80+/-

“Classic” Virtual endowment

Annual gift for life; expendable; maintains program. Bequest for endowment secures the program for the future

Two Irrevocable pledges toward one program goal

Program starts up right away; recognized; counted in campaign

65+/-

Testamentary pledge

Bequest commitment.

Donor pledges portion of larger total gift they have in mind and are comfortable

Irrevocable pledge. Not payable until death of donor; may be paid early

Program cannot start up until donor’s passing, but irrevocable gifts can be recognized immediately

50+/-

Equity-building philanthropic mortgage

Annual gifts which are greater than the spending rate; excess of annual need goes to build endowment. May include a down payment or a balloon payment at end of term

Irrevocable pledge for a term of years; builds equity while program operates from start-up.

Program impact and recognition start now. Allows younger donor to benefit from modest spending rate gifts while they build legacy endowment over time.

40+/-

Limited virtual endowment.

Annual gift expendable for a certain number of years

Irrevocable pledge

Younger or older donor. Spending rate gifts “as if” endowed.

40+/-

Hybrid bequest plus annual gifts

Testamentary pledge for bequest; revocable annual gifts. Irrevocable bequest pledge

Revocable annual gifts

Program begins and operates as long as annual gifts; assured by bequest

40+/-

Hybrid annual gifts plus bequest

Donor pledges annual gifts for number of years. Revocable intent for bequest. Irrevocable pledge of annual gifts.

Revocable bequest intent

Program assured for a number of years; possible bequest

Variations on a theme. There are many variations on this theme of creating multiple scholarships. Robert took a similar approach to creating a program with multiple scholars, through his foundation. Rather than matching a bequest to each annual scholarship, as Sylvia did, he decided to create fully funded scholarships with each gift to create a much larger “scholars” program. How did this come about? His uncle had funded a single scholarship in memory of his father many years ago, and over the years some very impressive students had come through that program and become professors in their own right. Robert ultimately determined to make a long-term commitment from his foundation, such that each year’s pledge payment would establish its own fully funded new scholarship in the name of his family.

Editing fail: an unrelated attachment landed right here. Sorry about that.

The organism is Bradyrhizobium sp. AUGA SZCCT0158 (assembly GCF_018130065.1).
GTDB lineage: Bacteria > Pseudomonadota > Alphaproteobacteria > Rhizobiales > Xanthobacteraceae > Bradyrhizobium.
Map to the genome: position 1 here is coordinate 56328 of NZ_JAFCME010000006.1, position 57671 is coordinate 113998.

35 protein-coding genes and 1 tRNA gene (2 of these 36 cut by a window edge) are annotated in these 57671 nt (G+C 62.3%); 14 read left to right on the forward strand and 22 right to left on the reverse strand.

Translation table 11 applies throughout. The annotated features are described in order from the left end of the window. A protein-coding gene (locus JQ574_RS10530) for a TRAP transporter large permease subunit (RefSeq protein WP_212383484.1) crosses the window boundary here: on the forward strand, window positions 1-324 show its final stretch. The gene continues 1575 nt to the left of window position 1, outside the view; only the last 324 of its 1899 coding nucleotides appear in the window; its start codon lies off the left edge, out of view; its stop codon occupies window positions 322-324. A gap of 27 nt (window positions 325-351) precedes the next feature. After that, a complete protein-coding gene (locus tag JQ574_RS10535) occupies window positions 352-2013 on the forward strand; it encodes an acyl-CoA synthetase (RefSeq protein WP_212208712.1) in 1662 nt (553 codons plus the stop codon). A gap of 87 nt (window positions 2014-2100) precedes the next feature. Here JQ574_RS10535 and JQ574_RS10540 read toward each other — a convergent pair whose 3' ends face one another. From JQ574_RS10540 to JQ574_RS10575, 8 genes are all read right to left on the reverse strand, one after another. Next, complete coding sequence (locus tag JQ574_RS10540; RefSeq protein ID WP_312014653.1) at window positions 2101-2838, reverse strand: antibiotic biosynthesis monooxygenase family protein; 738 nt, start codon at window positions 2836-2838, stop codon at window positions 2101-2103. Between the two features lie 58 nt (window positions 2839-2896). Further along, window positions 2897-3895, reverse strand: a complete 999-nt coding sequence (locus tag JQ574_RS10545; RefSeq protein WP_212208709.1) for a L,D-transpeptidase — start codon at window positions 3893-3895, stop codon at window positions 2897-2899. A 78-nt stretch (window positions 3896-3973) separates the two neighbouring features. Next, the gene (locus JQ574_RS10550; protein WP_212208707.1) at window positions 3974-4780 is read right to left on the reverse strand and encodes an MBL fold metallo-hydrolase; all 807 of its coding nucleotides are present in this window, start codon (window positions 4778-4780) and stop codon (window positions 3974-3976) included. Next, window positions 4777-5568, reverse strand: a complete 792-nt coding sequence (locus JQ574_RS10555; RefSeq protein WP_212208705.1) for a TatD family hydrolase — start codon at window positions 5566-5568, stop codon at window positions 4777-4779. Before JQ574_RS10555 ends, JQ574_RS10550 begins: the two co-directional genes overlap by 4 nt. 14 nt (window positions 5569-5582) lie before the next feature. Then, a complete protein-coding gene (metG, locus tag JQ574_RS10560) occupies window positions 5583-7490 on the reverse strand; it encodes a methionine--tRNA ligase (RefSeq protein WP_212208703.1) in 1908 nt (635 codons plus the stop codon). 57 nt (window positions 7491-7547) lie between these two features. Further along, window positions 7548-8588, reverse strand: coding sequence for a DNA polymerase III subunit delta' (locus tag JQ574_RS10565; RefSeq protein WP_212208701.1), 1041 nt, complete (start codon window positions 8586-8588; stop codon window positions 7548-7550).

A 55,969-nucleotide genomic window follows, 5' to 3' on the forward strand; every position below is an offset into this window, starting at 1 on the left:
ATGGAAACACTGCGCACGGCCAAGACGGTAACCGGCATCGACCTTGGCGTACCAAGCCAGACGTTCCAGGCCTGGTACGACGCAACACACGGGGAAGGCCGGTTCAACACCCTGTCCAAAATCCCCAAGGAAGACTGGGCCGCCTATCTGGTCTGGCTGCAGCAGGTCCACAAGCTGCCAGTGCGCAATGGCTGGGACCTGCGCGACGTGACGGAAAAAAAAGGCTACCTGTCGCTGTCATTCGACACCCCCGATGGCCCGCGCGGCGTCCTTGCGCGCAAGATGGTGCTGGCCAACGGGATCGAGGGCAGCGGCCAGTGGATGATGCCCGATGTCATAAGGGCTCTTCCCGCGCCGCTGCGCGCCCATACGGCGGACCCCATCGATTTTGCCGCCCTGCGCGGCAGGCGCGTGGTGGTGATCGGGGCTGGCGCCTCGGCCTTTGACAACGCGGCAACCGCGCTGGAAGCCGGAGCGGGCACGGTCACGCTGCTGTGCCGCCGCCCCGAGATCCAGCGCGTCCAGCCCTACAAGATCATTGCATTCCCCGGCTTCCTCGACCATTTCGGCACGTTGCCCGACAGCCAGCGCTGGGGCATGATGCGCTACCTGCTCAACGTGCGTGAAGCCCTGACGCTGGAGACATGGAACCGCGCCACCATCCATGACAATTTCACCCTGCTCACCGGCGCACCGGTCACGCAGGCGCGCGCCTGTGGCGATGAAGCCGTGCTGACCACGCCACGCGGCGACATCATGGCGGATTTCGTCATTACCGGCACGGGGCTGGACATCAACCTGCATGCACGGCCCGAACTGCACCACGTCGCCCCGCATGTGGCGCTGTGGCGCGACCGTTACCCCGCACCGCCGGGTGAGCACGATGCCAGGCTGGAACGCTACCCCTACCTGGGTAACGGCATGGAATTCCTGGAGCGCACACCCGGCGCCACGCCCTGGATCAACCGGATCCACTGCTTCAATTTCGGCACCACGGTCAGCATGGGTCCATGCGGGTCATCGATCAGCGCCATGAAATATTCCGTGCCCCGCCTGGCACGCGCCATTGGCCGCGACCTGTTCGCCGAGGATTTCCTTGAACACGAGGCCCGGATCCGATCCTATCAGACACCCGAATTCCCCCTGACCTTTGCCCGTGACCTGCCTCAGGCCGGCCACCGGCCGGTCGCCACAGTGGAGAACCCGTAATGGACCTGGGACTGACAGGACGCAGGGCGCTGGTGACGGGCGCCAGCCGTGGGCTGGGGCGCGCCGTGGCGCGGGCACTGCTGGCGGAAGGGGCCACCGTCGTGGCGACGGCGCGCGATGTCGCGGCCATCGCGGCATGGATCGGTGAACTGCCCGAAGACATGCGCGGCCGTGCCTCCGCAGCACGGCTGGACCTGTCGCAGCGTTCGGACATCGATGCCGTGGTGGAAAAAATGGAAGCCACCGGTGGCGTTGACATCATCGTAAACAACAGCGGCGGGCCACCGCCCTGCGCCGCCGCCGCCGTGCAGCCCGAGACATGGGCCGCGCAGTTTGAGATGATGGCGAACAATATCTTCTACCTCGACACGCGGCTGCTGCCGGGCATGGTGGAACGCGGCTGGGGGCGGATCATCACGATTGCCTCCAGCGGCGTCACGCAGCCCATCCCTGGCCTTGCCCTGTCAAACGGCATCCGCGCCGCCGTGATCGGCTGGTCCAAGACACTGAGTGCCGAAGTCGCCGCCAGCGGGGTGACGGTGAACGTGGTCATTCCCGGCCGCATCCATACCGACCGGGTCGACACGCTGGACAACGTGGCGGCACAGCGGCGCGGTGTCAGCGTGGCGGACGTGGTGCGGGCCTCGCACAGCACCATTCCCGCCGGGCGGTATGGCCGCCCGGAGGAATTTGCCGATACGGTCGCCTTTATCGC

Previous Articles:
 

1)  Why Isn’t All Philanthropy Personalized Philanthropy?

2)  Bringing Change to the World Through Personalized Philanthropy

3) The Grail of Fundraising – Personalized Philanthropy for the Four Donors Within You

Upcoming Articles:
 

5) The Cross-Fertilization of Finance and Philanthropy

  • The one who does not know how to ask

6) Lessons Learned: Three Pillars of Personalized Philanthropy

  • Thought questions

Resources and Fruitful Speculation

  • The Passover Haggadah and Philanthropy, by Rabbi Steven Steinberg